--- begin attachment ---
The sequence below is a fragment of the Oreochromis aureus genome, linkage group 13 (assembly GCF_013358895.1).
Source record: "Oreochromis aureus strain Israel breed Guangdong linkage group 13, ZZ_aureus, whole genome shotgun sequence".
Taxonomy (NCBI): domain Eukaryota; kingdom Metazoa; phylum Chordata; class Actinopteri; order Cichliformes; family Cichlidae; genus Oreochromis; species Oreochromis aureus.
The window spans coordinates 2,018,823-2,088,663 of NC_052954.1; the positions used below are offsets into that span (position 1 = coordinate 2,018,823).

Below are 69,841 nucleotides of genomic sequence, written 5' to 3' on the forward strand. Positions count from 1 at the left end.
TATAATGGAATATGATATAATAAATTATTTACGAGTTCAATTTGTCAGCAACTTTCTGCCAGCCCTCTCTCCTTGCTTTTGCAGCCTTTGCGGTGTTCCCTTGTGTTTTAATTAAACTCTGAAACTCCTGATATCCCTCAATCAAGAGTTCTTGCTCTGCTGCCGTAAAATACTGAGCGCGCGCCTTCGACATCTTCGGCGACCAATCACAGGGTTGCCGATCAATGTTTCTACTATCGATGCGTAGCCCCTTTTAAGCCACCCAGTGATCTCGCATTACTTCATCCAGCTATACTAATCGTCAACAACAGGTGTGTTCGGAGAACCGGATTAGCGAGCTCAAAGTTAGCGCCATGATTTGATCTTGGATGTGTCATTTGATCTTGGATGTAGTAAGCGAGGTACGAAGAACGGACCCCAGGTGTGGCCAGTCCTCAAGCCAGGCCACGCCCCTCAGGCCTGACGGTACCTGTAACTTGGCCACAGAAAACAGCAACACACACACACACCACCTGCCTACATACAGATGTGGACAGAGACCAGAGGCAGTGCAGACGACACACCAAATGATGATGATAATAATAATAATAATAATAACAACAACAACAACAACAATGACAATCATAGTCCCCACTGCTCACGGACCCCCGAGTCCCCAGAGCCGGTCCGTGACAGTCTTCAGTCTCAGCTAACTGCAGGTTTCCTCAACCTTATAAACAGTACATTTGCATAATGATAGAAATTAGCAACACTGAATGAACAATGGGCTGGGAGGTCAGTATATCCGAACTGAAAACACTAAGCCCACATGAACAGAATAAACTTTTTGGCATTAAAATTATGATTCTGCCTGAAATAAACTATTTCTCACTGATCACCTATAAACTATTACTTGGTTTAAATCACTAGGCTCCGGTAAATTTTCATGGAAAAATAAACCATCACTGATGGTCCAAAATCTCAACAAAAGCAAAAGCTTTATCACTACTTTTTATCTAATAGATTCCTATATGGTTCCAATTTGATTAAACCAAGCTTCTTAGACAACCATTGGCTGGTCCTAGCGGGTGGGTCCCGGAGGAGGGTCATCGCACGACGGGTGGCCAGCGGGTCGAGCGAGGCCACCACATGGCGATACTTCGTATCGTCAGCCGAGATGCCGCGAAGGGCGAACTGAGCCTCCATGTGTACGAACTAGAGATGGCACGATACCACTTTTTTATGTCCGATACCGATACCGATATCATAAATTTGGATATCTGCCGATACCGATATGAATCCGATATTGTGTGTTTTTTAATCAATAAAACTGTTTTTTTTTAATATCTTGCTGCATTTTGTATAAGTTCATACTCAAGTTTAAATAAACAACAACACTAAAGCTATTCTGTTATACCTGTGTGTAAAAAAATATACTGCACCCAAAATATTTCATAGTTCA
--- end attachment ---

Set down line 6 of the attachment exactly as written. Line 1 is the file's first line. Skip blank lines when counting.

TATAATGGAATATGATATAATAAATTATTTACGAGTTCAATTTGTCAGCAACTTTCTGCCAGCCCTCTCTCCTTGCTTTTGCAGCCTTTGCGGTGTTCCCTTGTGTTTTAATTAAACTCTGAAACTCCTGATATCCCTCAATCAAGAGTTCTTGCTCTGCTGCCGTAAAATACTGAGCGCGCGCCTTCGACATCTTCGGCGACCAATCACAGGGTTGCCGATCAATGTTTCTACTATCGATGCGTAGCCCCTTTTAAGCCACCCAGTGATCTCGCATTACTTCATCCAGCTATACTAATCGTCAACAACAGGTGTGTTCGGAGAACCGGATTAGCGAGCTCAAAGTTAGCGCCATGATTTGATCTTGGATGTGTCATTTGATCTTGGATGTAGTAAGCGAGGTACGAAGAACGGACCCCAGGTGTGGCCAGTCCTCAAGCCAGGCCACGCCCCTCAGGCCTGACGGTACCTGTAACTTGGCCACAGAAAACAGCAACACACACACACACCACCTGCCTACATACAGATGTGGACAGAGACCAGAGGCAGTGCAGACGACACACCAAATGATGATGATAATAATAATAATAATAATAACAACAACAACAACAACAATGACAATCATAGTCCCCACTGCTCACGGACCCCCGAGTCCCCAGAGCCGGTCCGTGACAGTCTTCAGTCTCAGCTAACTGCAGGTTTCCTCAACCTTATAAACAGTACATTTGCATAATGATAGAAATTAGCAACACTGAATGAACAATGGGCTGGGAGGTCAGTATATCCGAACTGAAAACACTAAGCCCACATGAACAGAATAAACTTTTTGGCATTAAAATTATGATTCTGCCTGAAATAAACTATTTCTCACTGATCACCTATAAACTATTACTTGGTTTAAATCACTAGGCTCCGGTAAATTTTCATGGAAAAATAAACCATCACTGATGGTCCAAAATCTCAACAAAAGCAAAAGCTTTATCACTACTTTTTATCTAATAGATTCCTATATGGTTCCAATTTGATTAAACCAAGCTTCTTAGACAACCATTGGCTGGTCCTAGCGGGTGGGTCCCGGAGGAGGGTCATCGCACGACGGGTGGCCAGCGGGTCGAGCGAGGCCACCACATGGCGATACTTCGTATCGTCAGCCGAGATGCCGCGAAGGGCGAACTGAGCCTCCATGTGTACGAACTAGAGATGGCACGATACCACTTTTTTATGTCCGATACCGATACCGATATCATAAATTTGGATATCTGCCGATACCGATATGAATCCGATATTGTGTGTTTTTTAATCAATAAAACTGTTTTTTTTTAATATCTTGCTGCATTTTGTATAAGTTCATACTCAAGTTTAAATAAACAACAACACTAAAGCTATTCTGTTATACCTGTGTGTAAAAAAATATACTGCACCCAAAATATTTCATAGTTCA